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IPA Hall of Fame Biography



“Joe Pat” Paterek was born in Chicago to Joseph and Mary Paterek on May 21, 1919.  His father was of Slovak ancestry and his mother was of Polish origin.  Joe became interested in music at an early age and began taking music lessons while attending local schools.  After developing a serious pursuit of music, Joe formed his first band in 1932.  For several years he continued to lead his band and on Thanksgiving day of 1942, Joe was married to Irene Desecki.  A few years later they became the parents of Joan Marie.


Three months after marriage, Joe was inducted into the Army Air Corps and was assigned to a unit entertaining the troops at USO shows and other military social functions.  After being discharged from the service in 1946 he enrolled in the Midwestern Conservatory of Music where he later graduated with honors.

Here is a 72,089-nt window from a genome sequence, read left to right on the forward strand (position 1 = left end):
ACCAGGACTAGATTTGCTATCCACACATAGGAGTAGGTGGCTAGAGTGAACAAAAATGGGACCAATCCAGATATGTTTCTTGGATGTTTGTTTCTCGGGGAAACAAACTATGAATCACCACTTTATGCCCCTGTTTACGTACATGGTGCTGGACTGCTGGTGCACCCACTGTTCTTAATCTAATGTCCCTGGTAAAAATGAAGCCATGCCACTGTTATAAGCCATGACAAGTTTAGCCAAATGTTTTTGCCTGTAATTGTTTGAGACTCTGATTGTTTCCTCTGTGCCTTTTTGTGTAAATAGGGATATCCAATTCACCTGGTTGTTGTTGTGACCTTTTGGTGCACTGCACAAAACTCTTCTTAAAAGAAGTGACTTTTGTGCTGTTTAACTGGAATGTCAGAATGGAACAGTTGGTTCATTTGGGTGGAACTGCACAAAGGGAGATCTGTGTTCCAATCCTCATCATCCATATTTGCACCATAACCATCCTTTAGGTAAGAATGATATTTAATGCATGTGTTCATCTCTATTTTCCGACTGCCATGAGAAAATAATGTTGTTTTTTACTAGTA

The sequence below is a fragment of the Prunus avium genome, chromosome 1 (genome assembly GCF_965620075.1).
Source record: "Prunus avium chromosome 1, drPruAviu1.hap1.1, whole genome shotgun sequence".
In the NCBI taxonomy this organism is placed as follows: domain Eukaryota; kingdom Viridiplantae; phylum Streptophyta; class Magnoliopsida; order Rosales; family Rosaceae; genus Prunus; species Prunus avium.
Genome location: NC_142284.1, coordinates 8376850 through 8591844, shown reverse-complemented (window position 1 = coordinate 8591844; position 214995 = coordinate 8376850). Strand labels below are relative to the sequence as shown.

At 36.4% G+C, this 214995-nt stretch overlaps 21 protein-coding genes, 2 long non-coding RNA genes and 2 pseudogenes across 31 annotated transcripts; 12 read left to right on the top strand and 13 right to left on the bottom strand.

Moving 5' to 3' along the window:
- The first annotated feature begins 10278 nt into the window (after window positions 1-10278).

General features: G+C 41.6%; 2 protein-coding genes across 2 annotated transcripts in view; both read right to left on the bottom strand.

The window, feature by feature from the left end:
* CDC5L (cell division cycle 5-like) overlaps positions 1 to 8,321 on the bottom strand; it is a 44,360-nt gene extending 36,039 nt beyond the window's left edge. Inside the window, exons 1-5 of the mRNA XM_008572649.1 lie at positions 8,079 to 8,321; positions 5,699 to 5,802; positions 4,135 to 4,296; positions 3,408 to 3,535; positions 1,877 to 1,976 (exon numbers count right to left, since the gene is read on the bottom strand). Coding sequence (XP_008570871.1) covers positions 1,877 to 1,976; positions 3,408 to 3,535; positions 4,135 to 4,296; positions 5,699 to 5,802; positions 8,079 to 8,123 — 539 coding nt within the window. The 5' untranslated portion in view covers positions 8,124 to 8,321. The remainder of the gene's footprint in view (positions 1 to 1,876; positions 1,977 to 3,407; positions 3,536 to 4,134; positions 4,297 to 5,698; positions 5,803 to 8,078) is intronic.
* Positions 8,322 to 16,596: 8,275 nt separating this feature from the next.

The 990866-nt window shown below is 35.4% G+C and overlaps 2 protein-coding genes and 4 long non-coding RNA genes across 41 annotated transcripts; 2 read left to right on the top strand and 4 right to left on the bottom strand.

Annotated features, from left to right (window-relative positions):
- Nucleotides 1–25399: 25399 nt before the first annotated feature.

In 1946, “Joe Pat” also organized his new ten piece band and played his first return engagement at the popular Pulaski ballroom.  Through the years he developed a vast acumen for music as it related to recordings, orchestrations, radio, television and entertaining live audiences.  Joe was active as a professional musician, bandleader, and entertainer for over 45 years at the time of his induction in 1978.  His versatile band, which exceled in playing various styles of ethnic and polka music performed repeatedly on radio and television; and at the popular dance halls, ballrooms, country clubs, hotels and major social functions throughout the country.  These included providing the musical entertainment for the Chicago Boat Show at the International Amphitheatre, the Auto Show at McCormick Place, the Bobby Vinton Show before 21,000 people at the Chicago Stadium and the countless polka festivals and dances.  In January of 1973, “Joe Pat” Paterek and his band had the honor of having performed at the Presidential Inaugural salute to American Heritage in Washington, D.C.


Joe and his musicians toured seven countries in Europe and performed in Hawaii.  He recorded for the Melodia, Vitatone, Ridgemoor, Polkatunes and Chicago Polka record labels.  He and his band recorded a Polka Mass album of special music, which received considerable national attention and acclaim.


He is now deceased, but fondly remembered by many in the polka field.